In traditional Chinese medicine and Ayurvedic medicine, autumn is known as a cleansing time for the liver.
The liver is the body’s blood filter, removing toxins and unhealthy substances. The liver is also responsible for the metabolism of carbohydrates, fats, specific proteins, free fatty acids, volatile fatty acids, sugars, and glycogen. The liver produces bile that is essential for the absorption of fats. Bile, due to its alkalinity, supports the correct pH of the small intestine.
Common stressors that can reduce the livers capabilities include: vaccinations, dewormers, medications, NSAIDs, pesticide and herbicides, and heavy metals. Bee stings and bug bites also produce toxins that the liver must then filter. Toxic plants that may not be deadly or even cause noticeable symptoms will still put stress on the liver. A healthy liver can handle toxins, but when the liver is overloaded, the functionality of the liver decreases.
In Ayurvedic medicine, the liver is composed of five digestive fires that correspond to the five basic elements: earth, water, air, fire, and space. If the fires burn too high or too low or unevenly, then toxins will enter the blood or build up in the liver.
The liver as a detoxifier
Because the liver is a filtration system, a healthy liver protects the body from the effects of toxin buildup. So, liver support foods and herbs can be an important addition to the diet for 30 to 60 days in the fall. By supporting the liver once a year we can keep this important organ from suffering more serious diseases and dysfunction.
Providing liver support
I use the herb milk thistle together with BioStar’s True Balance EQ to provide liver support for my horses in the fall.
Milk thistle is a tonic for the liver that also helps to repair it. It is a powerful antioxidant, which helps protect the liver from harmful oxidation due to increased free radicals from the exposure to environmental toxis. It also supports the growth of new liver cells.
Note – milk thistle is NOT to be fed to mares or dogs who are pregnant or nursing.
For horses, I use Starwest Botanticals’ Organic Milk Thistle seed powder, and give 1 tablespoon twice per day. You can also use milk thistle for dogs: feeding the powder, you would give 2-5 mg per pound of the dog’s weight twice or three times per day (or roughly ¼ tsp to ½ tsp per 10 pounds of the dog’s weight).
For basic liver support I use the organic seed powder. Milk thistle extracts are stronger than the seed powder (containing a higher percentage of silymarin), but I recommend the extracts for more serious liver issues. If you use a liquid extract, give ¼ teaspoon per 20 lbs. of the dog’s weight.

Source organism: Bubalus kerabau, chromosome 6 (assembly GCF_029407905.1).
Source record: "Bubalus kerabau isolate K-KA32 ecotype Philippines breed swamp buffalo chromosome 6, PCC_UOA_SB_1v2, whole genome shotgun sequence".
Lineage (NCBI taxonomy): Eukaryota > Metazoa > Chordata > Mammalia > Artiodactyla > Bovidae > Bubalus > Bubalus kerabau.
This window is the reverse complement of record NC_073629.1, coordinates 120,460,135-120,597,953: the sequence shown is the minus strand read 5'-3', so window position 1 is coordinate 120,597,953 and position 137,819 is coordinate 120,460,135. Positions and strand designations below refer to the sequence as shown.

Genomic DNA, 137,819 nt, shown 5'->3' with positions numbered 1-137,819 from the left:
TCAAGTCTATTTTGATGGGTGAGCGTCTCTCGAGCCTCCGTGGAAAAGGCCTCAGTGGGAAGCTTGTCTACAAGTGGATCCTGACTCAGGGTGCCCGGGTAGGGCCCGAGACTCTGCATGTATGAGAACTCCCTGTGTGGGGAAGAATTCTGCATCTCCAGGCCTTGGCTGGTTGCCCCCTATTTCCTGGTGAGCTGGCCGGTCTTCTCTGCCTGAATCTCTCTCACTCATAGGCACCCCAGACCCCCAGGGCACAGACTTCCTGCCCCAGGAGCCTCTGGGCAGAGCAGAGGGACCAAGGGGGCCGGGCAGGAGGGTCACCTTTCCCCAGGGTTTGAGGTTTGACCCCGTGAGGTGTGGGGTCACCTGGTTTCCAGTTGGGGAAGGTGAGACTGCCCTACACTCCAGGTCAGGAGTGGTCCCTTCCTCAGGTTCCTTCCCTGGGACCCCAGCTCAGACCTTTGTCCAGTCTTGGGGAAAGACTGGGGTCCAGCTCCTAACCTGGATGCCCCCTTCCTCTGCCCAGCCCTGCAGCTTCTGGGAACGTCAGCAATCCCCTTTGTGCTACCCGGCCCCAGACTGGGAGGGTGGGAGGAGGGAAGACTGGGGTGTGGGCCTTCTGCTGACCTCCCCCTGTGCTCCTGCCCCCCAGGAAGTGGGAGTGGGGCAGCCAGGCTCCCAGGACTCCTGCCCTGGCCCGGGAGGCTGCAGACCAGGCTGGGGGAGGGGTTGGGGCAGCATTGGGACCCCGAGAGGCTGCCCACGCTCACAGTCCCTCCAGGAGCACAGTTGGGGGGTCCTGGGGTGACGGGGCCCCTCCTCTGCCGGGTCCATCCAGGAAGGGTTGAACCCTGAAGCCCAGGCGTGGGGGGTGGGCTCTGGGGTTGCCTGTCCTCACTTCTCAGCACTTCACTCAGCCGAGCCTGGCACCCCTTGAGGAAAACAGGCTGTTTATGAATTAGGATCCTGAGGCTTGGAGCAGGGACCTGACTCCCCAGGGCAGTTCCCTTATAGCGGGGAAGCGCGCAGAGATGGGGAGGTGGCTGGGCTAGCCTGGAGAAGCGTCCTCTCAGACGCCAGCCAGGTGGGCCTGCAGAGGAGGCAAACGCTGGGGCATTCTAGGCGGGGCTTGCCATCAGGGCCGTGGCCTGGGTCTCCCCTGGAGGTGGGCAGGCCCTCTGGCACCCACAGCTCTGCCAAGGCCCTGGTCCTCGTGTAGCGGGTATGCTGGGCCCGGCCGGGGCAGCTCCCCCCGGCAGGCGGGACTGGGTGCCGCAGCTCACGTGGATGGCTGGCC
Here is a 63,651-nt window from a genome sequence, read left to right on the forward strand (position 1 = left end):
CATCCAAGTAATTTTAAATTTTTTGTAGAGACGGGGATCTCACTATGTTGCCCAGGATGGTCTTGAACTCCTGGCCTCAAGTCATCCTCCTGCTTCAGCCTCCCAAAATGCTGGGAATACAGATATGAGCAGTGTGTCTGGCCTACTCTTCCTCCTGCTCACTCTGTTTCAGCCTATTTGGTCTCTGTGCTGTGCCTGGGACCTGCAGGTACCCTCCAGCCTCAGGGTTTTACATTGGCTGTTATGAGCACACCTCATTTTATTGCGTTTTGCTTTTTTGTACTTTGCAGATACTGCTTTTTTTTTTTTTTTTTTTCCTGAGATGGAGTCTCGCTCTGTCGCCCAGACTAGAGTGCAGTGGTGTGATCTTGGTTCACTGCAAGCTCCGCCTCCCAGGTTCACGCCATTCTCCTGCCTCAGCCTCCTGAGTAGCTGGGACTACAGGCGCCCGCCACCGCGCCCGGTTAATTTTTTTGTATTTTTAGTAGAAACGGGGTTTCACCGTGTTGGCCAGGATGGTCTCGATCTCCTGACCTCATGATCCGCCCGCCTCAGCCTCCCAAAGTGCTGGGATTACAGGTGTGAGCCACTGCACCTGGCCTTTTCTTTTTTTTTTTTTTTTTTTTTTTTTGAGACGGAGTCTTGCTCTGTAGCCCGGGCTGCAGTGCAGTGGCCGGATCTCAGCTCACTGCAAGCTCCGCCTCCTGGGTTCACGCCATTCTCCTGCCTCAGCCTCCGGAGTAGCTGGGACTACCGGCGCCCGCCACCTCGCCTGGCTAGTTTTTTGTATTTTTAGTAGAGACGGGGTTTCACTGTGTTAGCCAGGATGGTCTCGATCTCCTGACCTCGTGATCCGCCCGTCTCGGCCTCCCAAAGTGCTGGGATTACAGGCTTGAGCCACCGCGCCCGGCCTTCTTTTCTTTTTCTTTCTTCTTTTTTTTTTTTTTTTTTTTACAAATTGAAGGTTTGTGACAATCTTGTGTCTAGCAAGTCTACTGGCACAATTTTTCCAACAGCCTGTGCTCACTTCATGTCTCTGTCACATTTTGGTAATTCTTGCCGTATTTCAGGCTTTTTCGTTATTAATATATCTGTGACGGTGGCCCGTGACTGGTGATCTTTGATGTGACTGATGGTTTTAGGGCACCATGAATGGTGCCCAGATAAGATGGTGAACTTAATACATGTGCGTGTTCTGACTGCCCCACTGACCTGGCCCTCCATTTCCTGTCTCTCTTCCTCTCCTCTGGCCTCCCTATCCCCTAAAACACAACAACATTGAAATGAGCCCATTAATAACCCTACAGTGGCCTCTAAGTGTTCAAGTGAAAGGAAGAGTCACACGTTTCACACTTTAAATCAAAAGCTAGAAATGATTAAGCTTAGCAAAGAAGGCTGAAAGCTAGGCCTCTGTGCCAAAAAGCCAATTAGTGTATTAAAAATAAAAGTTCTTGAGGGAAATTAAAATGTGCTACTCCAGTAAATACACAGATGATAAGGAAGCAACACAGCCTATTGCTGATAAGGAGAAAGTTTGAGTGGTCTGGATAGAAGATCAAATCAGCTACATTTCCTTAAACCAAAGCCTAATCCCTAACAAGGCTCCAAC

BioStar’s True Balance EQ provides holy basil (also known as tulsi), which is classified as an adaptogen—a compound that is balancing to the glandular, endocrine, and circulatory systems of the body.
Holy basil supports the liver, kidneys, and adrenal glands, and increases the body’s levels of antioxidant molecules such as glutathione, superoxide dismutase and catalase, thus helping to reduce inflammation.
True Balance EQ additionally provides the medicinal mushrooms reishi, shiitake, and turkey tail. These mushrooms help protect liver tissue and restore liver antioxidant systems to normal function while inhibiting liver enzymes that produce excessive oxidative stress.
There are also herbal supplements such as Silver Lining Herbs’ Liver Support that include milk thistle and various other liver-supportive herbs.
If your horse has been diagnosed with liver disease, it is important to follow veterinary protocol. Feed changes can include lowering dietary protein and adding foods that provide BCAAs (branched-chain amino acids) such as beet pulp and wheat bran. Apple cider vinegar can be added to help reduce ammonia production. Folic acid, the B vitamins, and vitamins A, E, D, and K need to be supplemented if the horse is not on a commercial complete feed.
Liver support in the springtime
Dandelions are wonderful supportive plants for the liver, and I often wonder if Mother Nature made sure of a widely available spring liver tonic for horses with the arrival of dandelions. I don’t do supplemental liver support in the springtime because my horses have plenty of dandelions to munch on.
The liver is an amazing organ
The liver can regenerate itself unless it is damaged from eating a plant like tansy ragwort, which damages the liver because the alkaloids in the plant inhibit cell division. Chronic exposure leads to irreversible liver damage.
Supporting the liver during a month or two of the fall season helps the liver to function optionally and play its critical role in metabolism, blood filtering, and the production of bile.